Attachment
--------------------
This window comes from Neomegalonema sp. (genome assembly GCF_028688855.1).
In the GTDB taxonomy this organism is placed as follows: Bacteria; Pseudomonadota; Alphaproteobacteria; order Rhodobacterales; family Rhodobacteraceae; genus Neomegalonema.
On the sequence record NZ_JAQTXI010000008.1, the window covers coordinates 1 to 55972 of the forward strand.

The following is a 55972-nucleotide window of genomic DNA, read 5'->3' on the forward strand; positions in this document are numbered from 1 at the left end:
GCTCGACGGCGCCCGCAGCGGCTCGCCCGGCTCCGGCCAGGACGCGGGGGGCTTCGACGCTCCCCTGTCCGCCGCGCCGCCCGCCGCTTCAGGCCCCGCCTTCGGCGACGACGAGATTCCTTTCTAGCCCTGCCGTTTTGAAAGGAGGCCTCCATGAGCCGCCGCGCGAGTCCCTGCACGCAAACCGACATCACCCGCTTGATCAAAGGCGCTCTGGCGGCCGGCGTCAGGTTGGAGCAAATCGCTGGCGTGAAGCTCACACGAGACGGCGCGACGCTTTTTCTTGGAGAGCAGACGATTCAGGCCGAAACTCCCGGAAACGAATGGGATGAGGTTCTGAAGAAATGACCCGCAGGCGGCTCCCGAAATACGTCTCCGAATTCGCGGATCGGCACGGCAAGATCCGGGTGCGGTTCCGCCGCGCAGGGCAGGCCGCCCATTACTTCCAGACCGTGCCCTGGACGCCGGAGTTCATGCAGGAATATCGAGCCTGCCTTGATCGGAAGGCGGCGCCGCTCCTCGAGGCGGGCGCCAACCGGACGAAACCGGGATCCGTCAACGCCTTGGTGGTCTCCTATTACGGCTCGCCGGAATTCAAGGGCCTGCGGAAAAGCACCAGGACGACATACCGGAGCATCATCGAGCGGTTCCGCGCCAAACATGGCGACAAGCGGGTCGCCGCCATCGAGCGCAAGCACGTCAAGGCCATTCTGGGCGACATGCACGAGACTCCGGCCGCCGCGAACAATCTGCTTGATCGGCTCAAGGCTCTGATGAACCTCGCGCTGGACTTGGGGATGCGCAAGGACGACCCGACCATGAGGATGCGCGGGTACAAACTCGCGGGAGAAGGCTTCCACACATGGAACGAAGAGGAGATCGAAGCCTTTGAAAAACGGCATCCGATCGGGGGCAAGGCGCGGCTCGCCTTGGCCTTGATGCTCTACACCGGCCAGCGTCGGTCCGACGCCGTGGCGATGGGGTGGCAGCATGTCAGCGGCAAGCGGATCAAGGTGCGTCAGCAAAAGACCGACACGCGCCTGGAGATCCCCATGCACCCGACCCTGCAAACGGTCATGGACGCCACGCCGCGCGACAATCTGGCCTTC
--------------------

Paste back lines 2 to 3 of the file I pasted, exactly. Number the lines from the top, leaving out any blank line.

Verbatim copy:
In the GTDB taxonomy this organism is placed as follows: Bacteria; Pseudomonadota; Alphaproteobacteria; order Rhodobacterales; family Rhodobacteraceae; genus Neomegalonema.
On the sequence record NZ_JAQTXI010000008.1, the window covers coordinates 1 to 55972 of the forward strand.